My wife, Caroline, and I live in a single family home inside the Washington beltway, in a fairly typical suburban area in a North American metropolis of some five million people. We raised our two children and the family Labrador in this home, a block away from the public high school. Now the children are grown up and have homes of their own, and our beloved dog is dead, some of her ashes buried among the roots of a pink dogwood tree planted in her honor outside our front door.
So it’s just the two of us in the 2,600-square-foot house built in the late 1950s. The construction is mostly cinder block and brick with an asphalt roof. When we replaced the windows a few years ago to make the house more energy-efficient, we noticed an immediate reduction in our bills for heating in winter and cooling in summer.
Growing up in Africa, where we did not have central heating/cooling, we prefer to live as much as possible with our windows open, without the support of air forced through ducts. We think we do not use as much energy as some of our neighbors do, to judge from the incessant noise of their heating/cooling units wafting on the evening breeze through our open windows.
The view from space of our house (right, courtesy of Google Maps) shows how our home is surrounded by trees, casting deep shadows on the roof. The trees help keep the house cool in summer and provide habitat to some 22 species of birds that visit or live on our quarter acre. In winter the trees are leafless, so we get the benefit of the sun on the roof. The trees help regulate our home temperature, lowering energy bills while providing natural beauty to our immediate environment.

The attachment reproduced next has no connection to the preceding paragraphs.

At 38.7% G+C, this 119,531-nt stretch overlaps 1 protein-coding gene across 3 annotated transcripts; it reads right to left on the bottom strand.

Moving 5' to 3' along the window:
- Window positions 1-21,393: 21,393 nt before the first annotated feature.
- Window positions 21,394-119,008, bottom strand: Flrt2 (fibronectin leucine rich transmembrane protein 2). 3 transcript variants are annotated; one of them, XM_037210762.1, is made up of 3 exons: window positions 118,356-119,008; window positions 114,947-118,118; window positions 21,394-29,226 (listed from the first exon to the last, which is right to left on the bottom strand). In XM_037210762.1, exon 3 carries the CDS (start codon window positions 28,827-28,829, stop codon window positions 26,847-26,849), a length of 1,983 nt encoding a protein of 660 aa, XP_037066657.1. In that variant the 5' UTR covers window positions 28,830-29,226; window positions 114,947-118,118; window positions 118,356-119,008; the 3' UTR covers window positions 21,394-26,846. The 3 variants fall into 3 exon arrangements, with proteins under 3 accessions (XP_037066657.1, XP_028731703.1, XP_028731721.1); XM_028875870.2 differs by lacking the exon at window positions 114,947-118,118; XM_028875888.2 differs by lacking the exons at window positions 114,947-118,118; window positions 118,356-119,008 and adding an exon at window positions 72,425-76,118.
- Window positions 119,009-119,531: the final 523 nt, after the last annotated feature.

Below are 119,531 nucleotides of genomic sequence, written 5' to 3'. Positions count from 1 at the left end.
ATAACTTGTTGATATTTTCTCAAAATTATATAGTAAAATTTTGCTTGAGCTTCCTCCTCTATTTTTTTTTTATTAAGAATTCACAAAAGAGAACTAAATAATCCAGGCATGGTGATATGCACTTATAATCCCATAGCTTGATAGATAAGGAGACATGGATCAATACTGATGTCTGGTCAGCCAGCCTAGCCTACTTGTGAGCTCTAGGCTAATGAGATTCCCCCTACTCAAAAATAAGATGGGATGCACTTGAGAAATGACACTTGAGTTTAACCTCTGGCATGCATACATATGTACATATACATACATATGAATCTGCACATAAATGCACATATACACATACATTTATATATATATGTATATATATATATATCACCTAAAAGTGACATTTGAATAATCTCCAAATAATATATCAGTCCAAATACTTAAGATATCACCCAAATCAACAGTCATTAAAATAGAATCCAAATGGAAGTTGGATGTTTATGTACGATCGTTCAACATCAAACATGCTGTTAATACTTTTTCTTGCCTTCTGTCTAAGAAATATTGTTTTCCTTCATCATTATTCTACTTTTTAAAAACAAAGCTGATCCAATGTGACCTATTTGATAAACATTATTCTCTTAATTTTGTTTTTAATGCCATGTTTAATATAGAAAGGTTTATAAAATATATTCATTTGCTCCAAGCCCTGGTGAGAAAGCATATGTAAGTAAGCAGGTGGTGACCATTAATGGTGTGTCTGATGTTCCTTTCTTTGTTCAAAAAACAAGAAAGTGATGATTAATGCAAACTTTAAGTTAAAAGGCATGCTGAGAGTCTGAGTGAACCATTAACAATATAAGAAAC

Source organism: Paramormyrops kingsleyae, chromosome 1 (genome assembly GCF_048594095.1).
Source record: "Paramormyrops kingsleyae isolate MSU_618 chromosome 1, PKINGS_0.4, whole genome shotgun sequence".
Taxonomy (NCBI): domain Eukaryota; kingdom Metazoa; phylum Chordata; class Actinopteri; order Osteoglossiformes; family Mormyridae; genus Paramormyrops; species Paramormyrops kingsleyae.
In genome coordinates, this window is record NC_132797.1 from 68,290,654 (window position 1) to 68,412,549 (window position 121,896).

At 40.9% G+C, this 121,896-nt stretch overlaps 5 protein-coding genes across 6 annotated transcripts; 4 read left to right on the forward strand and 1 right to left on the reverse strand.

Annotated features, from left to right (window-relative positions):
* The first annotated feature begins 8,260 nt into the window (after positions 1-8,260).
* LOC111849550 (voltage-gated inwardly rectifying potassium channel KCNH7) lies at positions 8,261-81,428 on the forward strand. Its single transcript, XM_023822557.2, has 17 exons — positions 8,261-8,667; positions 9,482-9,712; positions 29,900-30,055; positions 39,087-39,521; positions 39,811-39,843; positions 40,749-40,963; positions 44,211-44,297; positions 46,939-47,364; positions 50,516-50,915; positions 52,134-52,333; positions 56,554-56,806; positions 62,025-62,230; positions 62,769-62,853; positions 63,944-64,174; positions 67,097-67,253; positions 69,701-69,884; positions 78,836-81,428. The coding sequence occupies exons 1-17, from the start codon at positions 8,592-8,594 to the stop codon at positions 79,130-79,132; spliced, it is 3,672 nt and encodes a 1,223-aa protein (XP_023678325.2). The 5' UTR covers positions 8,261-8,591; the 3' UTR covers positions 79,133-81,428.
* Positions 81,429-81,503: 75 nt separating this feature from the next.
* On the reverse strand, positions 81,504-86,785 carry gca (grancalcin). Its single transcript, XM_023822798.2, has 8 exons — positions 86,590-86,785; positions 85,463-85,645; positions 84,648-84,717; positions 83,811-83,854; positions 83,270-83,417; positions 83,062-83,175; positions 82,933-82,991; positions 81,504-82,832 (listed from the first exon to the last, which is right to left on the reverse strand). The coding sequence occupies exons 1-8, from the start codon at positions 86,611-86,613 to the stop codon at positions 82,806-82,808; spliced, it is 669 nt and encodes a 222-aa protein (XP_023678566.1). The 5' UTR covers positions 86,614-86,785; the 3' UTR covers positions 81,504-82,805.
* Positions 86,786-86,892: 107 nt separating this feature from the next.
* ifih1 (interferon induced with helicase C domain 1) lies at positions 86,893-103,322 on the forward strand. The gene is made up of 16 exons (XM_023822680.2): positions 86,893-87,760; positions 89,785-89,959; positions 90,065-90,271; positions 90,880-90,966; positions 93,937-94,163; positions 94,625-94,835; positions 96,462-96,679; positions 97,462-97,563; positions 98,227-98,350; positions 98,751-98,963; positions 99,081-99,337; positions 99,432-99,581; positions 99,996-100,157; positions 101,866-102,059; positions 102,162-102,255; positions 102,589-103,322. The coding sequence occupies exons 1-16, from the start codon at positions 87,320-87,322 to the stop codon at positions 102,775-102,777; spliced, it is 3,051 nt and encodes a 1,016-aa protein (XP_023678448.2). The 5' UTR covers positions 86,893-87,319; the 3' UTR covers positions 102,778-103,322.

An Energy Star qualified compact fluorescent light (CFL , such as the one in the photo on the left, courtesy of Energy Star) uses about 75 percent less energy than standard incandescent bulbs and lasts up to 10 times longer, according to the U.S. Government’s Energy Star website. Caroline and I have replaced most of the light bulbs in our home with CFLs.
We use our car to commute to work because we both work at National Geographic and it is convenient to ride together. We avoid peak traffic congestion by leaving home at 7 in the morning and the office at around 5:30 in the afternoon, which halves our commuting time. This obviously saves a lot of gasoline, but it may not be as efficient as using the available public transport. Where we live, the buses operate only at peak commuting hours and services are limited and not always convenient. If the buses ran more frequently and over more extended hours we might consider using them instead of our car.
I have agreed to take part in the energy diet because I believe there is always room for improvement. We are concerned about the impact our lifestyle has on the planet. It’s no good thinking that we cannot make much of a difference as individuals. It’s precisely because most people think like this that we make no real progress in reducing the human impact on the planet.
We have taken steps to reduce our energy consumption by changing windows and light bulbs, but now I want to see what else we can do. I look forward to your encouragement and ideas and I hope that our participation will inspire you to also go on an energy diet.